Clarkie drags him away gently from the body, once again taking care to remove him from the scene of a crime before his fellow Yarders arrive to ask uncomfortable questions. Only, it is not Clarkie's face Holmes sees when the hand on his shoulder turns him around; not Clarkie's moustached features; not Clarkie's open concern. He raises dripping fingers to touch a familiar cheek – and his hands are shaking now; oh, how they are shaking – and tilts his head up at an angle that used to be as natural as breathing before he ruined it all… and then reality pulls him down like a chasm of water so cold he cannot breathe for all his head is still above the surface, for all his struggles have not yet ceased.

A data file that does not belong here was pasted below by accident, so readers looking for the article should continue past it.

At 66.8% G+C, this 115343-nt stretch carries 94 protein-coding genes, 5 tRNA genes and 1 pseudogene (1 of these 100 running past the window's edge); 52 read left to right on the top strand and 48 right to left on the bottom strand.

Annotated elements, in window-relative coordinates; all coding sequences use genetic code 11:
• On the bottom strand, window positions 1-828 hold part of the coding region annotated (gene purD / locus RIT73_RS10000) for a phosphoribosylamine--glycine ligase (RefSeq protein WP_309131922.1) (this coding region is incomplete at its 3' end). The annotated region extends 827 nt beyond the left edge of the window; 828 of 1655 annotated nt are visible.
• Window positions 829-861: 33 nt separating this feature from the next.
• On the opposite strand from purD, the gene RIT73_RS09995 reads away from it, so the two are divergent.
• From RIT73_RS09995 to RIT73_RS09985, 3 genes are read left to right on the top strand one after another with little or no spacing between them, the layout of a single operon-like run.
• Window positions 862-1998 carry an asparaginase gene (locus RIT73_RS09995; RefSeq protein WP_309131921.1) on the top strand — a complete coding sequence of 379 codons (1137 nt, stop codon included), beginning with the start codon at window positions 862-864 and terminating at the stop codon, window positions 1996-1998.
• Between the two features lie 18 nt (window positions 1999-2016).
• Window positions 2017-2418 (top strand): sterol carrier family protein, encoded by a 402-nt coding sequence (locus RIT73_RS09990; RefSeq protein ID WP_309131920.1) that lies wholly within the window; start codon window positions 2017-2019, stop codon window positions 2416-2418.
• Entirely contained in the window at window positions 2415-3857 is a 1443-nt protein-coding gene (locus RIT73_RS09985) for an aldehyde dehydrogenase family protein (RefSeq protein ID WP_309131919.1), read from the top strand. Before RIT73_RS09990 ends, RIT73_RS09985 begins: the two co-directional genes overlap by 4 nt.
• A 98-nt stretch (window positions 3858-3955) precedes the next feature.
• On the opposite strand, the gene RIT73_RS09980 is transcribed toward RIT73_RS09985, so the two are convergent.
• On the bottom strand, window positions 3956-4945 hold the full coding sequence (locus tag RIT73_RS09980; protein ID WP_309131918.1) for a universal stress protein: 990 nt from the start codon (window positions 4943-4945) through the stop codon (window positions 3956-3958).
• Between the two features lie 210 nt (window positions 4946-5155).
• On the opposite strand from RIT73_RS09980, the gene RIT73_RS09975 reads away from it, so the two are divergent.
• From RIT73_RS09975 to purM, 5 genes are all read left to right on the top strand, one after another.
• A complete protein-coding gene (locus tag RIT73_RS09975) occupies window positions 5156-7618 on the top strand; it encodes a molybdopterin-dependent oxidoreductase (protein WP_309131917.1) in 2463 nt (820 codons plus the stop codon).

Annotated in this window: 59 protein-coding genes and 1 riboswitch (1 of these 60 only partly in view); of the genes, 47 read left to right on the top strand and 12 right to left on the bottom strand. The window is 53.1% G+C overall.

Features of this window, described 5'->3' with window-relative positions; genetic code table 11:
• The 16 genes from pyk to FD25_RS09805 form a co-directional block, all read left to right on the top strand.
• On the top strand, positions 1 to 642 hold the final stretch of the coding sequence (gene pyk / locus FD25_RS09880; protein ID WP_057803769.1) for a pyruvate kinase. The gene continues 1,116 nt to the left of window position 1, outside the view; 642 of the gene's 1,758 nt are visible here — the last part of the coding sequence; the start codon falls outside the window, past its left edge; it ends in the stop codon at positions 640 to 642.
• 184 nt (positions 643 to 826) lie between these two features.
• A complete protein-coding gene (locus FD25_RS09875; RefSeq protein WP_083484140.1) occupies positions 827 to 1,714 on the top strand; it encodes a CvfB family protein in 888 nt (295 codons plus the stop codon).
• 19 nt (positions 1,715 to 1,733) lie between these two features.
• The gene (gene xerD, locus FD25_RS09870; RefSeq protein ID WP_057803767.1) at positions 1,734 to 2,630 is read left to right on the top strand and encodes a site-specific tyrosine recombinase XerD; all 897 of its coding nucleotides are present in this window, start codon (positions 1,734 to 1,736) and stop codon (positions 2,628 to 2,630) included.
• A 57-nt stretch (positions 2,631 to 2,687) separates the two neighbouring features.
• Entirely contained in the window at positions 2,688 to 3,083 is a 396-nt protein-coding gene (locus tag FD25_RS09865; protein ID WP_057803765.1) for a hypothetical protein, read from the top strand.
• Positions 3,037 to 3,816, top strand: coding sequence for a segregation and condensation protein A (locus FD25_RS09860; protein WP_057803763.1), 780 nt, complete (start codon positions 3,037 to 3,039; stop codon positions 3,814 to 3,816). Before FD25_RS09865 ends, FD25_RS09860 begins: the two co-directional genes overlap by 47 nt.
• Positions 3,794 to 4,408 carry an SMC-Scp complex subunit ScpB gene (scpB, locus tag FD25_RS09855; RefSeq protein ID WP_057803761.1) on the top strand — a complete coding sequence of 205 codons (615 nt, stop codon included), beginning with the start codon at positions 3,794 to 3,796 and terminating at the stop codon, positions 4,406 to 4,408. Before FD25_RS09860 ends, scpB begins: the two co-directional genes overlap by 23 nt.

He jerks away, meeting Clarkie's wide-eyed gaze for one horrified instant before he stumbles backwards, not listening to his own words as he mutters an apology, turns around, runs. He needs to be elsewhere, quickly, before the torrent sweeps him away. He needs to be on his own.
He needs to be not-alone as well, but this he knows is a wish that will never be fulfilled. So he runs, and keeps on running, until he has reached Baker Street and locked the sitting room door behind him, seeking safety and refuge and finding only emptiness and silence.
Leave the case alone, the voice in his head says for the thousandth time, and for the thousandth time, Holmes would give everything he owns to have listened. For once in his life, he has solved a riddle only to feel defeat.